TV News: ‘The Exorcist,’ Shakespeare and Kevin James

The-Exorcist-William-Peter-Blatty‘Tis the season when networks start to pick up pilot pitches and scripts — some of which will be shot as actual pilots, and then some of those may get picked up for a series — and a few of them are of interest to the faith audience.

One of the big trends right now is IP, or “intellectual property.” In hopes of breaking through the clutter, especially in social media, networks are seeking to develop ideas that are already recognizable to the public and have a built-in audience — and better yet if they’re already among the properties of their corporate owners.

Therefore, we have Fox’s revival of “The X-Files,” which launched on Sunday and airs regularly on Mondays; “Damien,” premiering March 7 on A&E, based on the original “The Omen” movie (the network’s follow-up to “Bates Motel,” based on “Psycho”); and “Lucifer” on Fox, which just launched Monday (and which we discussed here yesterday), based on a comic-book character; and AMC’s “Preacher,” premiering later this year, based on another comic book.

(Click here to see a recent article where I discuss these shows, and a few others of interest).

The trend continues, as Fox has given a pilot order to “The Exorcist,” an updated reinvention of Catholic author William Peter Blatty’s 1971 novel about Jesuit priests who go to battle with demonic entities possessing a girl, which became a hit feature film in 1973.

According to, regarding the new series:

The Exorcist is described as a propulsive, serialized psychological thriller following two very different men tackling one family’s case of horrifying demonic possession and confronting the face of true evil.

Your guess is as good as mine as to what this actually means.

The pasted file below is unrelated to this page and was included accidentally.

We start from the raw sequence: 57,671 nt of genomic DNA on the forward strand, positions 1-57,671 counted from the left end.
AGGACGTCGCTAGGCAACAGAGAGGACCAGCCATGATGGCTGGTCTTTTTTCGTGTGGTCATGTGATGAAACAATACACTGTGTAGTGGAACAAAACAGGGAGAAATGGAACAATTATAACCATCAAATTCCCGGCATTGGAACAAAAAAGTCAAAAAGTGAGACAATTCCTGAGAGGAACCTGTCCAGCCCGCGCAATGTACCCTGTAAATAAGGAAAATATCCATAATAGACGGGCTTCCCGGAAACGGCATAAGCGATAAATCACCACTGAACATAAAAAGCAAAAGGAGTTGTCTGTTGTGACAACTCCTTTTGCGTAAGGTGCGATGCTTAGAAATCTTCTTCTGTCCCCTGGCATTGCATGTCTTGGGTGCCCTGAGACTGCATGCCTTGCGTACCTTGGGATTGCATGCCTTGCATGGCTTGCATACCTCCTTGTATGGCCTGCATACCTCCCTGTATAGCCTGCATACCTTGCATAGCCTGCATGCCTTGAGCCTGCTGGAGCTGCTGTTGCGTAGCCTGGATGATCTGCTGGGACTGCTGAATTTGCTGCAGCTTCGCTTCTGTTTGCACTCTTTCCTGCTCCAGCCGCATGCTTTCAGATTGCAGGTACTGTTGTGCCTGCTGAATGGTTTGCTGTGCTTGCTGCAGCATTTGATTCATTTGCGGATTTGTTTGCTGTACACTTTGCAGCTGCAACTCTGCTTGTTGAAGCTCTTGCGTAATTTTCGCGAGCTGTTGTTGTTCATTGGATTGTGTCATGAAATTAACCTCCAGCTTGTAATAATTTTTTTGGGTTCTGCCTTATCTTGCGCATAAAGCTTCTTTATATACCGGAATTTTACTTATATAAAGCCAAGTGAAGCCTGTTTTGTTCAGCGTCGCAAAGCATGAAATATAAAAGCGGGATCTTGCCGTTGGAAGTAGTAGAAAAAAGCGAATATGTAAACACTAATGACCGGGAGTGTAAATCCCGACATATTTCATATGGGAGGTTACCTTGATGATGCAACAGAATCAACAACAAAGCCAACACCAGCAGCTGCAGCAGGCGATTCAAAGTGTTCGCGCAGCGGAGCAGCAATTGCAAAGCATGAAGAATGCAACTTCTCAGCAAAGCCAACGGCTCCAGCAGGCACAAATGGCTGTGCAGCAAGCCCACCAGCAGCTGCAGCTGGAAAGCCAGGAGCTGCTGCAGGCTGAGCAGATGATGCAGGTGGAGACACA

Over at ABC, producer Shonda Rhimes — who’s already doing “Gray’s Anatomy,” “Scandal” and “How to Get Away With Murder” for the network — has gotten a pilot order for “Still Star-Crossed,” a sequel to William Shakespeare’s “Romeo & Juliet,” based on the book by Melinda Taub.


Set in 16th century Verona, it picks up where William Shakespeare’s Romeo & Juliet left off, charting the treachery, palace intrigue and ill-fated romances of the Montagues and Capulets in the wake of the young lovers’ tragic fate.

Mitchell wrote the script and is executive producing with Shondaland’s Rhimes and Betsy Beers as well as The MrG Production Co.’s Michael R. Goldstein. ABC Studios, where Shondaland is based, is the studio.

Of course, both of these families are Catholic, but this isn’t the first time that Rhimes started work on a show involving Catholics. A graduate of a Catholic girls’ high school — but admitting nowhere to practicing Catholicism — Rhimes, well-known for her enthusiastic support of LGBT causes, is developing a show about Catholic nuns.

From Variety, as quoted in a piece I wrote about the project for my Pax Culturati blog at the Patheos Catholic Channel:

[The show centers] around a group of Catholic nuns fighting the closure of their Bronx-based convent, who must suddenly deal with three young novices whose arrival unearths long-buried secrets. The ensemble drama will throw into question everything you think you know about the “Brides of Christ.”

My hopes aren’t high for either of this projects, since Rhimes’ “Scandal” chose “Silent Night” as the soundtrack to the main character’s abortion in an episode last November.

If you don’t have a familiar theme or title, then a familiar face is the next best thing.

Kevin_James_2011_(Cropped)Catholic actor Kevin James (“The King of Queens,” “Paul Blart: Mall Cop” and “Little Boy”) has gotten a 13-episode order for an as-yet-untitled multi-camera comedy that casts him as a retired cop who’s eager to spend more time with his wife and kids, only to discover that patrolling the streets may have been easier.

James is co-writing the comedy, set for the 2016-’17 season, with former “King of Queens” executive producer Rock Reuben and sitcom veteran Bruce Helford (who will also be showrunner).

Taylor Spreitler (“Melissa & Joey”) has also been cast as the cop’s daughter Kendra, described at as:

James’ once over-achieving, people-pleasing, daddy’s girl whose been radicalized by college and now has her own independence and point of view.

Sounds like a common dilemma for a lot of families.

Images: Wikimedia Commons

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